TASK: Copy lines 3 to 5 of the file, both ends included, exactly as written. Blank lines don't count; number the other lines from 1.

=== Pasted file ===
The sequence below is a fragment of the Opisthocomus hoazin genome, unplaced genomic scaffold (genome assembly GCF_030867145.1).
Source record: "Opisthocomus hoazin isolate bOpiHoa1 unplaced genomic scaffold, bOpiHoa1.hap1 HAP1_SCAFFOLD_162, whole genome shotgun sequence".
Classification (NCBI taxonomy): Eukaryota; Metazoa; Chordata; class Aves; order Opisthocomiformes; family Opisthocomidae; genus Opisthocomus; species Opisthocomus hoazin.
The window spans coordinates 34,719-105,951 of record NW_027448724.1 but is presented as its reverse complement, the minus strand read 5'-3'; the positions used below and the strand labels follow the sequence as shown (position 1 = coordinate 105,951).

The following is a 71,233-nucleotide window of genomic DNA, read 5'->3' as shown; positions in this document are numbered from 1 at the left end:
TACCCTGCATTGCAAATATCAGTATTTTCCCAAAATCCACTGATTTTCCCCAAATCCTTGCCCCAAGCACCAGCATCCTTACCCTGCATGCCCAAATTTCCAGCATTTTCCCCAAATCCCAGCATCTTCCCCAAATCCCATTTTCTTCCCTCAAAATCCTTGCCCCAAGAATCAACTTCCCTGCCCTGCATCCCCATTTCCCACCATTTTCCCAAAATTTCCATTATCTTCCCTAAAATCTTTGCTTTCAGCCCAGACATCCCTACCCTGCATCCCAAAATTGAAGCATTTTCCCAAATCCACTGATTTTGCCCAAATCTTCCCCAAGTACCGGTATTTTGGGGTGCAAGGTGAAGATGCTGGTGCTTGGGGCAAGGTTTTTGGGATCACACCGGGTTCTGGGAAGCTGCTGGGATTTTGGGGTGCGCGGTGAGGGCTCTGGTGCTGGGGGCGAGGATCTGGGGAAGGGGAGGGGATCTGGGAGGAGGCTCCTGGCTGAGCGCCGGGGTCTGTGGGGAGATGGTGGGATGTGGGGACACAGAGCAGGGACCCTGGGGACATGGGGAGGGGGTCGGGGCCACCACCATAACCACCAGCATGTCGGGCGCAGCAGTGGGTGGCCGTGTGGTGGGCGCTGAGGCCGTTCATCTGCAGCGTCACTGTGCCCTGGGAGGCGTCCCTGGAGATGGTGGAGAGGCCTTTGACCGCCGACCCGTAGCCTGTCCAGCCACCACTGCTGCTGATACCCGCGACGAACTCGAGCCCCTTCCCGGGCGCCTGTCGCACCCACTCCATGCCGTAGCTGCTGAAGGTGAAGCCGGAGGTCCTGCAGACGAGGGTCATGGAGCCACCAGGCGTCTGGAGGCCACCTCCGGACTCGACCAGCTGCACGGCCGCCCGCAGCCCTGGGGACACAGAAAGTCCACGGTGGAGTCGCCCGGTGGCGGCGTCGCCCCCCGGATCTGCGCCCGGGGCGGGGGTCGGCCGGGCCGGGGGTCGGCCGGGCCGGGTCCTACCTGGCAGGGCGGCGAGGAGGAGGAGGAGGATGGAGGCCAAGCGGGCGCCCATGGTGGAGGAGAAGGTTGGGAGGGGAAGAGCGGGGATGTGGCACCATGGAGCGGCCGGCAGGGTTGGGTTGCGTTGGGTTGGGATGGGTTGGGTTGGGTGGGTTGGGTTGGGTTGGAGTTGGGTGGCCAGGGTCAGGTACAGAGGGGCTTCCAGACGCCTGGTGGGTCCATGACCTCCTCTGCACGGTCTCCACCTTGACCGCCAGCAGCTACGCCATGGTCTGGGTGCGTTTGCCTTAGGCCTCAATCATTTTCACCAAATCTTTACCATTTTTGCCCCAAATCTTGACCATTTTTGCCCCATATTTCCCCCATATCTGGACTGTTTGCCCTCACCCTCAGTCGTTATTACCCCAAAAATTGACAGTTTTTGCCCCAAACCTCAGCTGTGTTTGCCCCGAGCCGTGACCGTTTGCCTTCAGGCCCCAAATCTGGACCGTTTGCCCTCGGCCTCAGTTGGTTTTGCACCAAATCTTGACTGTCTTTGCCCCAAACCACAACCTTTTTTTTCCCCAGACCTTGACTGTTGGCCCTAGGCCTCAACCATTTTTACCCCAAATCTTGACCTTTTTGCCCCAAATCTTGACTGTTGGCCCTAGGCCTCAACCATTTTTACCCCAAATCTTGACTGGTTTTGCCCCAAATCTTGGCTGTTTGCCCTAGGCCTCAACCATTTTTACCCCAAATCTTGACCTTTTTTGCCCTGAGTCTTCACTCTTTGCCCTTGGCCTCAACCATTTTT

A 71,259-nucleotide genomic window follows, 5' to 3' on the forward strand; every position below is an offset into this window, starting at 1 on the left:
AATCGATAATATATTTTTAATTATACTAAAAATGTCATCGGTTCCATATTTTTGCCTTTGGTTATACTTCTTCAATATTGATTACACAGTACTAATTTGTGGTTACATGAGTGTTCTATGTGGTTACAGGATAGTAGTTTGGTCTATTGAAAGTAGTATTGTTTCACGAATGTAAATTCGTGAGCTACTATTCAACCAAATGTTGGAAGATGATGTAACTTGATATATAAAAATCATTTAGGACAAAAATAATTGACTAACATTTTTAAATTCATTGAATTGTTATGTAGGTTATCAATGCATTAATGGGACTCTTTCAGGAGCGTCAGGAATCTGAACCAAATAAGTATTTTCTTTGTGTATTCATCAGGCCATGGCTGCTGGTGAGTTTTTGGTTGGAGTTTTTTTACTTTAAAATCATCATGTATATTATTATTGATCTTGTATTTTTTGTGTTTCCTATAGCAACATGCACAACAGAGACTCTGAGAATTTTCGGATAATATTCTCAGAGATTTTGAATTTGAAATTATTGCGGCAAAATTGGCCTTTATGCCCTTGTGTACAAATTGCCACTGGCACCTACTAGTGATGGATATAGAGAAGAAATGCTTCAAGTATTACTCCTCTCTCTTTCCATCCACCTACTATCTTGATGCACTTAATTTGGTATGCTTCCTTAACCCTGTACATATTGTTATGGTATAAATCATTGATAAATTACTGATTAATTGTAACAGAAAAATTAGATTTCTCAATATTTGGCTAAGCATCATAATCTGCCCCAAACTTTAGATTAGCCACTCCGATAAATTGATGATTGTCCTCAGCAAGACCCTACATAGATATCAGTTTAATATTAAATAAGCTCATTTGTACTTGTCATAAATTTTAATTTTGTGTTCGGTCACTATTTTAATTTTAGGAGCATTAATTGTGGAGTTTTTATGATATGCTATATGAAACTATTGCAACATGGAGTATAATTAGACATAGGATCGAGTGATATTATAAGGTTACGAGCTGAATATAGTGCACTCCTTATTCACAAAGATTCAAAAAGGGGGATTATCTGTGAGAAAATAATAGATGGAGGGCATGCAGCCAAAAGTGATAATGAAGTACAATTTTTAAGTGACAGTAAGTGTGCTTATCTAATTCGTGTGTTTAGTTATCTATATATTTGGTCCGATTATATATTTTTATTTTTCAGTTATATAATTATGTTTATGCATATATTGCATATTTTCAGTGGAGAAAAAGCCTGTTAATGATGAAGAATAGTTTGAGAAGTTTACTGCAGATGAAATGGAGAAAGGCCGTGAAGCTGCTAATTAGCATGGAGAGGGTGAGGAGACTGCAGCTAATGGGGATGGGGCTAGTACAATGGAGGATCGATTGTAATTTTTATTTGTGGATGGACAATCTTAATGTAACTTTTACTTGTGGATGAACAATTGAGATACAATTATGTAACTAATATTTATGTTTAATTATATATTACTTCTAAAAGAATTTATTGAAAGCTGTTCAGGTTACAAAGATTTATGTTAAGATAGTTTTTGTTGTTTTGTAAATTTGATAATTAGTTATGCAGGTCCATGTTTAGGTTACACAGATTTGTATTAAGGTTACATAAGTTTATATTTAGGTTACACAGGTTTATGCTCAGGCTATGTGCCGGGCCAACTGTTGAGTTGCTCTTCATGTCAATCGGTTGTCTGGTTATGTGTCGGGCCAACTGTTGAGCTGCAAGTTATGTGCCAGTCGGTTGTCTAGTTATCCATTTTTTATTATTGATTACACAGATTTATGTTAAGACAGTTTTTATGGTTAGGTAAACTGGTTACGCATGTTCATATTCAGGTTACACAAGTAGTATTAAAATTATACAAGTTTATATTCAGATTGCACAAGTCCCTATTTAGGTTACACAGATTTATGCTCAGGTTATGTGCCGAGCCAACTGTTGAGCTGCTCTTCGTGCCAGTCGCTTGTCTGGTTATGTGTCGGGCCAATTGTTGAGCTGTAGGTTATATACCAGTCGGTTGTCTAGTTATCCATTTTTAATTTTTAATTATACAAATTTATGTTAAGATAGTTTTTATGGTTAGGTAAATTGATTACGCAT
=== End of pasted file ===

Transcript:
Classification (NCBI taxonomy): Eukaryota; Metazoa; Chordata; class Aves; order Opisthocomiformes; family Opisthocomidae; genus Opisthocomus; species Opisthocomus hoazin.
The window spans coordinates 34,719-105,951 of record NW_027448724.1 but is presented as its reverse complement, the minus strand read 5'-3'; the positions used below and the strand labels follow the sequence as shown (position 1 = coordinate 105,951).

The following is a 71,233-nucleotide window of genomic DNA, read 5'->3' as shown; positions in this document are numbered from 1 at the left end: